The Townsend Center presents a lunchtime series celebrating the intellectual and artistic endeavors of the UC Berkeley faculty. Each Berkeley Book Chat features a faculty member engaged in conversation about a recently completed publication, performance, or recording. The series highlights the extraordinary breadth and depth of Berkeley’s academic community.
In her study of the inhabited landscape paintings of 19th-century artist Fitz H. Lane, Margaretta Lovell asks how New Englanders conceived of their land, economy, history, and place in the global community.
In her examination of Finland — where public health officials named occupational burnout a "new hazard" of the new economy — Daena Funahashi asks what moves people to work to the point of pathological stress.
Kevis Goodman approaches late 18-century medicine, aesthetics, and poetics as overlapping forms of knowledge that probe the relationship between the geographical movements of persons displaced from home and the physiological “motions” within their bodies and minds.
Through the lens of Aleksandr Rodchenko’s photography, Aglaya Glebova charts a new understanding of the troubled relationship between technology, modernism, and state power in Stalin’s Soviet Union.
Mario Telò asks what it means to read Greek tragedy in a pandemic, exploring how the genre can address urgent contemporary crises.
In her exploration of media art and theory in Japan, Miryam Sas opens up media studies and affect theory to a deeper engagement with works and theorists outside Euro-America.
Catherine Flynn explores the ways in which James Joyce's imaginative consciousness was shaped by the paradigmatic city of European urban modernity.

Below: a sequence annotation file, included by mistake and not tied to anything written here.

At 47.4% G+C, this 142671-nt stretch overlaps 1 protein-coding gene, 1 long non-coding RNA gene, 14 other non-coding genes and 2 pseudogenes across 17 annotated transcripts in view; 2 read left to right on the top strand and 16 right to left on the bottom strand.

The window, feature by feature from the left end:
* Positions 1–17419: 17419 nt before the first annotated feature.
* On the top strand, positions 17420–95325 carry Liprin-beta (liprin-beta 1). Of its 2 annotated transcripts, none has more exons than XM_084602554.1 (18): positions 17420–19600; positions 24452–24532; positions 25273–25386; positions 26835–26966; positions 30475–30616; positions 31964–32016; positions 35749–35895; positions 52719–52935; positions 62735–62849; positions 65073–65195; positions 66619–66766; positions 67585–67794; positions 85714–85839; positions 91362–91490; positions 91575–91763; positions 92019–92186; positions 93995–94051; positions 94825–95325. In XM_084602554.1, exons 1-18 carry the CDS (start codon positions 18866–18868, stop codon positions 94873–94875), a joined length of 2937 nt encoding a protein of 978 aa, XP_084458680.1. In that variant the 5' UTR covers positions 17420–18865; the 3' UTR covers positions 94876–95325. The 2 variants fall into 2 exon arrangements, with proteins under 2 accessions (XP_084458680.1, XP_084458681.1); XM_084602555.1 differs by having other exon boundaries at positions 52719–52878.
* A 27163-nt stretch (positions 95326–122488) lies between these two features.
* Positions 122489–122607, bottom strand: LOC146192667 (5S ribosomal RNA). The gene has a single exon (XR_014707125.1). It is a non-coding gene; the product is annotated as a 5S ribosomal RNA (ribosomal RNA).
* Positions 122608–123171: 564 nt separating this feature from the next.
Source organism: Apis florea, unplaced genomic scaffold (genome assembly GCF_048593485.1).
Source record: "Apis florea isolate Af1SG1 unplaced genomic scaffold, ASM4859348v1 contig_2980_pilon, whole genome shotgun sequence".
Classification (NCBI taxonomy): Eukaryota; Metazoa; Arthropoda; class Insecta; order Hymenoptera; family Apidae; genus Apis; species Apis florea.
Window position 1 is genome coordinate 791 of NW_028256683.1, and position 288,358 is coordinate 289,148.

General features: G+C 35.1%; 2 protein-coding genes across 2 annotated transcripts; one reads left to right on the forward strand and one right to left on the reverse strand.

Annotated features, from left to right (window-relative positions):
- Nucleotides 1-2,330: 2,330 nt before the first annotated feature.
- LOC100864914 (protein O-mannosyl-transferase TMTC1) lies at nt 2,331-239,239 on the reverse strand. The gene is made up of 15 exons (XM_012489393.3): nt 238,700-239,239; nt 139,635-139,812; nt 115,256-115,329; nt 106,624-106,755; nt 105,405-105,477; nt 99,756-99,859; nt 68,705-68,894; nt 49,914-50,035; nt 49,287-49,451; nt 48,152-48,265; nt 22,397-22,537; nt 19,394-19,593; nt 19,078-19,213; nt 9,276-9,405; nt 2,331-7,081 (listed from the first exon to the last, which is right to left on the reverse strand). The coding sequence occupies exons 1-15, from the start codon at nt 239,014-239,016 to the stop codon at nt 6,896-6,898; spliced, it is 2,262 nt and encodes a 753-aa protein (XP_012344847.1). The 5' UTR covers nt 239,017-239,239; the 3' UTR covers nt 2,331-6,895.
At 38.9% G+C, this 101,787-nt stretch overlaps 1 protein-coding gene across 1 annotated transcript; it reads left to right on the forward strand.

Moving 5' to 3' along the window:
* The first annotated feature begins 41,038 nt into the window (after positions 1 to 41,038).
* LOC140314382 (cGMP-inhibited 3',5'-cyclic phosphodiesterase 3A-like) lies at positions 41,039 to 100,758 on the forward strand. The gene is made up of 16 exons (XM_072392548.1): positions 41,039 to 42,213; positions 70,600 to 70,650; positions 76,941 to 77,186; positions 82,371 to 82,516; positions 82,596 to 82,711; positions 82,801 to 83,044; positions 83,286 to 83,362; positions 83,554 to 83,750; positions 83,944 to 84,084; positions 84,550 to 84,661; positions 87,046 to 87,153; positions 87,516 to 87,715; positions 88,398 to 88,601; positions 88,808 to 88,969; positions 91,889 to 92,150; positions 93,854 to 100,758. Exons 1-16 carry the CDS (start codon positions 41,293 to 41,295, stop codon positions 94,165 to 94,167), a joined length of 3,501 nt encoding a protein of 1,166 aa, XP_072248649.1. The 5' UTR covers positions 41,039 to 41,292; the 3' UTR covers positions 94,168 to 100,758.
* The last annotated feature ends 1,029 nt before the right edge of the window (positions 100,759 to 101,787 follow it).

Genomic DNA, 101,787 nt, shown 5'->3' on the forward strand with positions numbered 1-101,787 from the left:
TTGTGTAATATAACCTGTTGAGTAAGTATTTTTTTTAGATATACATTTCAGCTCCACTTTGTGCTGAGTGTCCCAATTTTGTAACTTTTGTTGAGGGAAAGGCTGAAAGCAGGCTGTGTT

In their study of the poet Pindar of Thebes, coauthors Leslie Kurke and Richard Neer develop a new methodological approach to classical Greece.
This collected volume offers a critical interdisciplinary view on how and why social media is at the heart of contemporary political discourse.
Grace Lavery examines the contradictory role — as both rival empire and cradle of exquisite beauty — played by Japan in the Victorian imagination.
In the north Indian pilgrimage region of Braj, the landscape is considered sacred. Sugata Ray shows how this place-centered theology and its art emerged in the wake of the climatic catastrophe of the Little Ice Age (ca. 1550–1850).
Three-quarters of the seed varieties on earth in 1900 are now extinct, and more than half of the remaining commercial seeds are owned by three large companies. Mark Schapiro examines the fate of our food supply under the pressures of corporate consolidation.
Questioning the assumption that the slave past provides an explanatory prism for understanding the black political present, Stephen Best offers a new way of understanding the constitution of black subjectivity.
Alva Noë explores the many unexpected ways in which baseball is truly a philosophical kind of game — a window on language, culture, and the nature of human action, intertwined with deep and fundamental human truths.